Did Shakespeare Write His Own Plays?
There has been debate over the centuries as to whether or not Shakespeare actually wrote his own plays Other candidates for authorship include Francis Bacon (English philosopher and scientist), Christopher Marlowe (English dramatist and spy), or Edward de Vere (English playwright and poet) Most of the claims have been rejected by established authorities as baseless Shakespeare did write his own plays and computer analysis supports this claim
Shakespeare’s plays are written in Modern English (1450 – present) Old English (A.D. 449 – 1066 [Norman Conquest of England]) looks like this: þeodcyninga þrym gefrunon (of spear-armed Danes, in days long sped: Beowulf) Middle English (1066 – 1450) looks like this: “Whan that Aprill with his its shoures soote / The droghte of March hath perced to the roote” (When April with its sweet showers/ pierced to the root March’s drought: Canterbury Tales: Prologue ) The English Shakespeare wrote with was not standardized, even within his own plays (so the same word might be spelled two or more different ways in the same play; look at the first page and the different spellings of “Shakespeare”)
9 Page from Beowulf
Page from the Canterbury Tales
Page from the First Folio of Shakespeare’s plays
Timeline: Putting it into Perspective:
Shakespeare’s Birth (1616)
Theatre in the Round:
Theatre in the Round is a form of theatre in which the area where the acting occurs is completely surrounded by the audience. The stage may raised above the audience, or it may be at floor level. This form of theatre is thought to increase interaction between the actors and audience. Theatre in the Round began in Ancient Greece and can be traced to medieval England, especially Shakespearean theatre.
The Globe Theatre:
Shakespeare bought a theatre in London on the banks of the Thames River (pronounced “temz”). If you were to attend a play at the Globe, it would have been an exciting event! The grounds surrounding the Globe Theater would have been bustling with people. There would be stalls selling merchandise and refreshments creating a market day atmosphere. Non-playgoers would flock to the Globe Theater to go to the market stalls and soak in the holiday-like atmosphere. The Globe would have particularly attracted young people and there were many complaints of apprentices avoiding work in order to go to the theater. Theatre performances were held in the afternoon, because, of course, there was limited artificial lighting. The Globe theatre could hold 1500 people in the audience and this number expanded to 3000 with the people who crowded outside the theatres. Queen Elizabeth I loved watching plays but these were generally performed in indoor playhouses for her pleasure. She would not have attended the plays performed at the amphitheatres such as the Globe. Upper Class Nobles would have paid for the better seats in the Lord's rooms paying 5d for the privilege. The gentry would pay to sit in the galleries often using cushions for comfort. The Lower Classes and the Commoners, were called the Groundlings or Stinkards. They would have stood in the theatre pit and they put 1 penny in a box at the theatre entrance - hence the term 'Box Office'.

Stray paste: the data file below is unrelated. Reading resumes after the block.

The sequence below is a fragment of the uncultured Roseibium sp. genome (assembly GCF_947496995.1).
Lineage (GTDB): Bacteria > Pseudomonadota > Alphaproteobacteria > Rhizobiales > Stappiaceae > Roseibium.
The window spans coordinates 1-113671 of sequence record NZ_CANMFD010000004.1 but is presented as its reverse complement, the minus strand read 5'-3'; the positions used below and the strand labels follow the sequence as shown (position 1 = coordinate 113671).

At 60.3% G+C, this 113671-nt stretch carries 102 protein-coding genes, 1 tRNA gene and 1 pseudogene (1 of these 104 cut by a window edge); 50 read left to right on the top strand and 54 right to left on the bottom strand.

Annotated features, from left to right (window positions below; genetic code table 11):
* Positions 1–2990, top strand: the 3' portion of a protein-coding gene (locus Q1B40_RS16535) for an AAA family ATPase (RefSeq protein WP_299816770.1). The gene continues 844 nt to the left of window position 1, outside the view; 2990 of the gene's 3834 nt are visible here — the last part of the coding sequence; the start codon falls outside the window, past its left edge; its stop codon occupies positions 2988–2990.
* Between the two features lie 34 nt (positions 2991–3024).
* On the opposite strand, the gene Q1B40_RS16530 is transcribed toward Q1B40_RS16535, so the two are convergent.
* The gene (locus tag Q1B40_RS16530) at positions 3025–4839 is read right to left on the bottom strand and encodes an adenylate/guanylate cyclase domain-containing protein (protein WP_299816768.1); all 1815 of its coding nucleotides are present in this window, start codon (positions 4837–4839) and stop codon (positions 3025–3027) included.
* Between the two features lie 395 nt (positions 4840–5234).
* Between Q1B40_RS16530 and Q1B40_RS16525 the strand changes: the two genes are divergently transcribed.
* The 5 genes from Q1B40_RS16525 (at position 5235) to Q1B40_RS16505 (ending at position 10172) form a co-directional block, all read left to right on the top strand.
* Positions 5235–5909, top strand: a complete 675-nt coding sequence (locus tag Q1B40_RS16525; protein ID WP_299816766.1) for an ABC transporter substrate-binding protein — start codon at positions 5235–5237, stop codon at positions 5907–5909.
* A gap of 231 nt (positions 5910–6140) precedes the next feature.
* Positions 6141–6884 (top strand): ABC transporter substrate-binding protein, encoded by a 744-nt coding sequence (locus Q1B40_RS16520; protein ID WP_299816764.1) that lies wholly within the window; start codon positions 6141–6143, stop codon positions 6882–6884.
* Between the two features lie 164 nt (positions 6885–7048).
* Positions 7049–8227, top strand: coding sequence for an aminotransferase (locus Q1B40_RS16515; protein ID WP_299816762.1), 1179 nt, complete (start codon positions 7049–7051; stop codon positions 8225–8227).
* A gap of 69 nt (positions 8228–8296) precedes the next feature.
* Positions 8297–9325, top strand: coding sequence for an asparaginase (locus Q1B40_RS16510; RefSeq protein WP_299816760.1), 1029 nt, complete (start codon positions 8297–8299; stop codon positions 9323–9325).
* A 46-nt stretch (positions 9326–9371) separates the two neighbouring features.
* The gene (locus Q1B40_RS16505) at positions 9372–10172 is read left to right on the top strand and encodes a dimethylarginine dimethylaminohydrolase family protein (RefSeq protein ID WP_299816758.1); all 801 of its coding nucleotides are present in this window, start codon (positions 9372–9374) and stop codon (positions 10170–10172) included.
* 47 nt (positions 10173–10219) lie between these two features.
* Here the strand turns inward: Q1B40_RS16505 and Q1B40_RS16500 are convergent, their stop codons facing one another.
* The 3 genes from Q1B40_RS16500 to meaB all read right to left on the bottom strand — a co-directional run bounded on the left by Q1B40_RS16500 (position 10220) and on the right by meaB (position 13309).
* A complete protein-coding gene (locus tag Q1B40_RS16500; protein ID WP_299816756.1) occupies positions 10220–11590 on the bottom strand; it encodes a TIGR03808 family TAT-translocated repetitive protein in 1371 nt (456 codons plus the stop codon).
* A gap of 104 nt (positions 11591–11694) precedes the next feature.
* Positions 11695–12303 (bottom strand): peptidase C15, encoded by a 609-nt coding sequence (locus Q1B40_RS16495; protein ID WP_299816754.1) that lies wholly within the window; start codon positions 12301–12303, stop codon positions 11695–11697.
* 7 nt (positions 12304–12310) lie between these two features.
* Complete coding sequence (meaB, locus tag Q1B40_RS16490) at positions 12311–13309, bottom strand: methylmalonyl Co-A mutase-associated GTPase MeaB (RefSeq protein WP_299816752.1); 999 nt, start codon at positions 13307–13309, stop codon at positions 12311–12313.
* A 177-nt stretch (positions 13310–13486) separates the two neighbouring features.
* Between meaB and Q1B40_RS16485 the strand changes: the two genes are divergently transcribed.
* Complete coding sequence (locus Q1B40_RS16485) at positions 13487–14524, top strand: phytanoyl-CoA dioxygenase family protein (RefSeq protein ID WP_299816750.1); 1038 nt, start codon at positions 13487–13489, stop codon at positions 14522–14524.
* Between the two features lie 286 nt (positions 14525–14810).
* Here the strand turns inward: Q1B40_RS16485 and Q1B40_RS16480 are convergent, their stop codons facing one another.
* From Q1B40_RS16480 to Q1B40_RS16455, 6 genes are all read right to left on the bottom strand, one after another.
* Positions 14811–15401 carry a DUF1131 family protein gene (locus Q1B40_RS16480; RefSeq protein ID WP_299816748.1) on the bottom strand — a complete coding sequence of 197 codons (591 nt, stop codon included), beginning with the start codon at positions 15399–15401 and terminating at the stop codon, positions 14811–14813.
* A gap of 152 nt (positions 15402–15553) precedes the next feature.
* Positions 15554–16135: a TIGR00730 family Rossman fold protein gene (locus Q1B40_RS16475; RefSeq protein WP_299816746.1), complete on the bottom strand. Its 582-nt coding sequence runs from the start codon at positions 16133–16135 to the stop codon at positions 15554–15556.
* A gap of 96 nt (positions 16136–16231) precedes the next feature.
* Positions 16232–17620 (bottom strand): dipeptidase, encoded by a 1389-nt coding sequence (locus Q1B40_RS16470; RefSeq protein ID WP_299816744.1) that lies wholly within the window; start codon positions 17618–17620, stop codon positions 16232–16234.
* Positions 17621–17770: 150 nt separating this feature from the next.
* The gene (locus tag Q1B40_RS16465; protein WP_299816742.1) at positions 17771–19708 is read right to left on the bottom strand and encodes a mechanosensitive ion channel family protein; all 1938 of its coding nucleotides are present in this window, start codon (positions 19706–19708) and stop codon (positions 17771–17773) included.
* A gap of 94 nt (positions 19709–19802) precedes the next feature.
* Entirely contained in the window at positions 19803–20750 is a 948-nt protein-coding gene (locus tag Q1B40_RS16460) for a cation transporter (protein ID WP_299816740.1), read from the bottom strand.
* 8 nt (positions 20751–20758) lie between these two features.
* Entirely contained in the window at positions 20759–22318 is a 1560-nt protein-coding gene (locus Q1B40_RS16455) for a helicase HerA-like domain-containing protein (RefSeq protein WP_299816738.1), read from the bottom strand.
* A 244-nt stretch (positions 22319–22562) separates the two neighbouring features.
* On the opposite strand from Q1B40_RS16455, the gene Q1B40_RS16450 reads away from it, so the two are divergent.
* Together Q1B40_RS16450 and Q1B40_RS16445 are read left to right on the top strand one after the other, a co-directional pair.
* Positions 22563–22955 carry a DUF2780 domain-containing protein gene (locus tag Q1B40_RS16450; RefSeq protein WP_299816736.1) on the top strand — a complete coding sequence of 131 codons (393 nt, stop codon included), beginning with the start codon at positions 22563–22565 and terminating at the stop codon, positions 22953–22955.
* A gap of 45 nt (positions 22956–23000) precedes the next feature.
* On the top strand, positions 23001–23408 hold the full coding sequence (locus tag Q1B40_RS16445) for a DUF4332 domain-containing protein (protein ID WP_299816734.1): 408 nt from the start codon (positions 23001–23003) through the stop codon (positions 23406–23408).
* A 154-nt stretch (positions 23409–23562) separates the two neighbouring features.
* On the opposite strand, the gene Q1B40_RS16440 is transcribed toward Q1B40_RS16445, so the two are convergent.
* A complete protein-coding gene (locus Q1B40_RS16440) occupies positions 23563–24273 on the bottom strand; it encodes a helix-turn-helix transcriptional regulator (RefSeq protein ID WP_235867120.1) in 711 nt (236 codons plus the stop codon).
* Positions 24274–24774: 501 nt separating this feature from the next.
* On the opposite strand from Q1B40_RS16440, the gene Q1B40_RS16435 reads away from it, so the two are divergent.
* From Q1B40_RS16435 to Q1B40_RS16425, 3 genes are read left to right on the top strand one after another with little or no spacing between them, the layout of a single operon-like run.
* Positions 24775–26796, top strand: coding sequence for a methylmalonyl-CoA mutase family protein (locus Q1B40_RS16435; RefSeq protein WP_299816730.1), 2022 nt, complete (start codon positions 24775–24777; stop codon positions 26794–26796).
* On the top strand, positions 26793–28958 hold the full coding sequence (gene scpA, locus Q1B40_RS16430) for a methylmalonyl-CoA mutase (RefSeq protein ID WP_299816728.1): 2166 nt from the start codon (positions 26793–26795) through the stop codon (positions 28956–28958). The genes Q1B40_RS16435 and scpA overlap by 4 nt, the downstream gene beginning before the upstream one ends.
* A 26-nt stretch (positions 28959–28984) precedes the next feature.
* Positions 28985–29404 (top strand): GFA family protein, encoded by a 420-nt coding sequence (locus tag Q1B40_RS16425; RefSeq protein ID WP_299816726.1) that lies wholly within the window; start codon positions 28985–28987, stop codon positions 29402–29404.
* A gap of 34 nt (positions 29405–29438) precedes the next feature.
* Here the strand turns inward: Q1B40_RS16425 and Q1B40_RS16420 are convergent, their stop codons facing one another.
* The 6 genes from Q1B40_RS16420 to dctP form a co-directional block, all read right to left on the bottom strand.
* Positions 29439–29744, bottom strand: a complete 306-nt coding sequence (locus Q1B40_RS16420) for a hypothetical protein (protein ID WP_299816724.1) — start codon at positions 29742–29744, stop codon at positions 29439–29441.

The Structure of a Play:
Play: the entire piece of literature put together; a dramatic work for the stage or to be broadcast; a specific piece of drama, usually enacted by diverse actors who often wear makeup or costumes to make themselves resemble the character they portray Act: a division or unit of a drama. The number of acts in a production can range from one to five, depending on how a writer structures the outline of the story. The length of time for an act to be performed can range from 30 to 90 minutes. Scene: a subdivision of an act of a play in which time is continuous and the setting is fixed and which does not usually involve a change of characters. There can be any number of scenes within an act. Line: a horizontal row of written or printed words; (lines) the words of an actor’s part in a play. There are generally hundreds of lines in a play. Shakespearean plays are “Five Act” plays, meaning that there are five acts. Plays can also be split into one and three acts.
Act 1 – Exposition. We meet the dramatis personae, and time and place are established. We learn about the antecedents of the story. Attention is directed toward the germ of conflict and dramatic tensions. Act 2 – Complications. The course of action becomes more complication, the “tying of knots” takes place. Interests clash, intrigues are spawned, events accelerate in a definite direction. Tensions mount and momentum builds up. Act 3 – The Climax of Action. The development of conflict reaches its high point, the Hero stands at the crossroads, leading to victory or defeat, crashing or soaring. Act 4 – Falling Action. Reversals. The consequences of Act 3 play out, momentum slows and tension is heightened by false hopes, fears. if it’s a tragedy, it looks like the Hero can be saved. If not, then it looks like all may be lost. Act 5 – Catastrophe. The conflict is resolved, whether through a catastrophe, the downfall of the Hero or through his victory or transfiguration. Freytag’s Dramatic Model